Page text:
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Re: When the positive integer k is divided by the positive integ [#permalink]
12 Aug 2014, 04:44

1

This post received KUDOS

Expert's post

joaomario wrote:

When the positive integer k is divided by the positive integer n , the remainder is 11. If k/n = 81.2 , what is the value of n?

A. 9 B. 20 C. 55 D. 70 E. 81

Can someone break this down for me please?

Here is a response from Beat The GMAT (/tricky-remainder-problem-t270176.html)

Before I past the question, I am confused with how the user came up with K = 81n +11. Where did the .2 go for this representation?

"If, when k is divided by n, the remainder is 11, we could say that some multiple of n plus 11 equals k: xn + 11 = k

If k/n = 81.2, that means that "some multiple of n" (aka the quotient) is 81, and the remainder is represented by the 0.2.

k = 81.2n

and

k = 81n + 11

Now, we can simply set these expressions equal to each other, since they're both equal to k:

81.2n = 81n + 11 0.2n = 11 n = 55"

Thank you for your help!!

If x and y are positive integers, there exist unique integers q and r, called the quotient and remainder, respectively, such that y =divisor*quotient+remainder= xq + r and 0\leq{r}<x.

For example, when 15 is divided by 6, the quotient is 2 and the remainder is 3 since 15 = 6*2 + 3.

Hence, the positive integer k is divided by the positive integer n, the remainder is 11, could be written as k = nq + 11. Divide by n: k/n = q + 11/n.

We are also given that k/n = 81.2 = 81 + 0.2. So, the quotient, q, is 81 and 11/n is 0.2: 11/n = 0.2 --> n = 55.

Re: When the positive integer k is divided by the positive integ [#permalink]
13 Aug 2014, 03:59

Bunuel wrote:

If x and y are positive integers, there exist unique integers q and r, called the quotient and remainder, respectively, such that y =divisor*quotient+remainder= xq + r and 0\leq{r}<x.

For example, when 15 is divided by 6, the quotient is 2 and the remainder is 3 since 15 = 6*2 + 3.

Hence, the positive integer k is divided by the positive integer n, the remainder is 11, could be written as k = nq + 11. Divide by n: k/n = q + 11/n.

We are also given that k/n = 81.2 = 81 + 0.2. So, the quotient, q, is 81 and 11/n is 0.2: 11/n = 0.2 --> n = 55.

Answer: C.

How did you know to create K = 81n + 11? How did you know to leave out the 0.2? I am confused as heck by this!

Re: When the positive integer k is divided by the positive integ [#permalink]
13 Aug 2014, 05:39

Expert's post

joaomario wrote:

Bunuel wrote:

If x and y are positive integers, there exist unique integers q and r, called the quotient and remainder, respectively, such that y =divisor*quotient+remainder= xq + r and 0\leq{r}<x.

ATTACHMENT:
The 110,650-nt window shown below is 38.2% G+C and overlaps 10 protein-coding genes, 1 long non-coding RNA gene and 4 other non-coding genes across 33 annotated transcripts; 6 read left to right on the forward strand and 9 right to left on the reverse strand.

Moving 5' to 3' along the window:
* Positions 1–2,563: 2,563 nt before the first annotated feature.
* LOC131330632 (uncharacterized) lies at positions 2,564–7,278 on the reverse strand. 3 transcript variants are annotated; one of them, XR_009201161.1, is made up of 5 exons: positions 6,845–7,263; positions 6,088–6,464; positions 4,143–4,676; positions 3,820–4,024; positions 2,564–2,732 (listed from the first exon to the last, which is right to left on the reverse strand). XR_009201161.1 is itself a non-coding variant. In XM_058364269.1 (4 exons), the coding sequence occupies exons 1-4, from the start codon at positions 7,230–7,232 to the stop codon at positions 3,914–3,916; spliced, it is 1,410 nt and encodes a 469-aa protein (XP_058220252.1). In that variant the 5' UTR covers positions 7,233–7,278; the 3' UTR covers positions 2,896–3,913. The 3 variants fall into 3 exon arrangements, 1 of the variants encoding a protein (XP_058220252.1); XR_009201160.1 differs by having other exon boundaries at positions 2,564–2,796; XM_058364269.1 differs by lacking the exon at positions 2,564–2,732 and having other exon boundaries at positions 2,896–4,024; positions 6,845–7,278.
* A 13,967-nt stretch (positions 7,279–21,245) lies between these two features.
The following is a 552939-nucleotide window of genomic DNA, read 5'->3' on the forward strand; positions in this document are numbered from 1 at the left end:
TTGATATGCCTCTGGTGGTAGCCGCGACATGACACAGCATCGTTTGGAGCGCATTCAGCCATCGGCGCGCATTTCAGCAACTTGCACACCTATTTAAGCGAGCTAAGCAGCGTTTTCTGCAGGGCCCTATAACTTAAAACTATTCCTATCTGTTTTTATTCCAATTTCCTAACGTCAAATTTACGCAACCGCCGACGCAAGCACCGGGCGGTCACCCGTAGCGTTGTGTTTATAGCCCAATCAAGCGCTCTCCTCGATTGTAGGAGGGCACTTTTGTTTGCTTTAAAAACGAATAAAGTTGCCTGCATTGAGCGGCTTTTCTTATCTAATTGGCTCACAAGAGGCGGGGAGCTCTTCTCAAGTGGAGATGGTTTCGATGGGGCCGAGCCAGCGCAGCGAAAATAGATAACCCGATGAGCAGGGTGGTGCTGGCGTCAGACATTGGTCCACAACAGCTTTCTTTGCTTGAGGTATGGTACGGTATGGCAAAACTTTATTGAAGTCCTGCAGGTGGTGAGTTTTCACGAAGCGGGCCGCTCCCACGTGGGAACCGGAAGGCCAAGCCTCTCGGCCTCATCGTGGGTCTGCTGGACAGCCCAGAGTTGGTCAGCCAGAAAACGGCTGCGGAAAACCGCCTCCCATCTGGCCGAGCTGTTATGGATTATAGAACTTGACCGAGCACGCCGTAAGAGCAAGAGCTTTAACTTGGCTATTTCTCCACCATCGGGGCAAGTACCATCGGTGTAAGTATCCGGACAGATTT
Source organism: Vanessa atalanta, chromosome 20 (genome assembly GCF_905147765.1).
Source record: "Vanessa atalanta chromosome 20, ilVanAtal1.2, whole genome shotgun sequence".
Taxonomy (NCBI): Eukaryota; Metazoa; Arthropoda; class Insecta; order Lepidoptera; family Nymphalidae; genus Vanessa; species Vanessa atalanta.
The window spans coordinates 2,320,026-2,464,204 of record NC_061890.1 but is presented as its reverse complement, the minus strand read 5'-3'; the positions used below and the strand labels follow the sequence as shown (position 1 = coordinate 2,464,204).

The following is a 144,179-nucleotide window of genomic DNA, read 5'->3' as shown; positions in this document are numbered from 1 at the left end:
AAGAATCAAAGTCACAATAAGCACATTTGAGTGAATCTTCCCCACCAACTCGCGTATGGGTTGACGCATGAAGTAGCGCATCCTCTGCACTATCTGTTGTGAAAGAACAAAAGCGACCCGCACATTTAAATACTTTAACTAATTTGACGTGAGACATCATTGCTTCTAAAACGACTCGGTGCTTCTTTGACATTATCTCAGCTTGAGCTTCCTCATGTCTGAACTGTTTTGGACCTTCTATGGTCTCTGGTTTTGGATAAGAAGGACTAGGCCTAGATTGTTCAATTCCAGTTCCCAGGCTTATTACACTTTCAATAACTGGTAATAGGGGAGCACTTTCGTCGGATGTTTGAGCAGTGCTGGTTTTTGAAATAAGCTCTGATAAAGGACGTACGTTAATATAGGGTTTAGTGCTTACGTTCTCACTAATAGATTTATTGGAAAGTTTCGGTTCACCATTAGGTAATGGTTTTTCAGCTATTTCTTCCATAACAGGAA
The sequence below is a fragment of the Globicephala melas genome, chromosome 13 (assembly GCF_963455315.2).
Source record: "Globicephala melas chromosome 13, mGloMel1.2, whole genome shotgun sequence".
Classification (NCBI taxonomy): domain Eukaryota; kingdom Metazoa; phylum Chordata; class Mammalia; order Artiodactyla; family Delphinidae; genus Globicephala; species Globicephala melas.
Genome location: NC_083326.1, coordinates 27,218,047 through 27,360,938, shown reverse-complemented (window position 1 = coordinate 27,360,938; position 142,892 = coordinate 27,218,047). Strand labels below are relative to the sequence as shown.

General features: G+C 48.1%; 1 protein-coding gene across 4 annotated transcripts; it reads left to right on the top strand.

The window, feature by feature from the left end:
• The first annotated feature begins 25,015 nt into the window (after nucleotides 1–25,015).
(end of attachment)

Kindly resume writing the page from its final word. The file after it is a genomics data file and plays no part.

For example, when 15 is divided by 6, the quotient is 2 and the remainder is 3 since 15 = 6*2 + 3.

Hence, the positive integer k is divided by the positive integer n, the remainder is 11, could be written as k = nq + 11. Divide by n: k/n = q + 11/n.

We are also given that k/n = 81.2 = 81 + 0.2. So, the quotient, q, is 81 and 11/n is 0.2: 11/n = 0.2 --> n = 55.

Answer: C.

How did you know to create K = 81n + 11? How did you know to leave out the 0.2? I am confused as heck by this!

Please follow the links given in my post. You need to brush up fundamentals. _________________

Re: When the positive integer k is divided by the positive integ [#permalink]
21 Dec 2014, 19:09

Hi joaomario,

Here's an approach that's based on Number Properties and a bit of "brute force" math:

We're told that K and N are both INTEGERS.

Since K/N = 81.2, we can say that K = 81.2(N)

N has to "multiply out" the .2 so that K becomes an INTEGER. With the answers that we have to work with, N has to be a multiple of 5. Eliminate A and E.

With the remaining answers, we can TEST THE ANSWERS and find the one that fits the rest of the info (K/N = 81.2 and K/N has a remainder of 11)

Answer B: If N = 20, then K = 1624; 1624/20 has a remainder of 4 NOT A MATCH Answer C: If N = 55, then K = 4466; 4466/55 has a remainder of 11 MATCH.

Re: When the positive integer k is divided by the positive integ [#permalink]
29 Dec 2014, 16:18

Yes, I am aware that my answer goes after the 800-scorer Rich, but I´ll try my best!

Once you really understood the pattern in which Gmat works with this type of problem, it all boils down to a very simple system of 3 equations and 3 variables. That´s the "trick" you should know.

Here is my reasoning:

The System of Equations 1st Equation: k = nq + 11 --> k/n = q + 11/n 2nd Equation: k/n = 81.2 --> k/n = 81 + 1/5 3rd Equation: q = 81

Plug in q (from equation 3) in equation 1 k/n = 81 + 11/n

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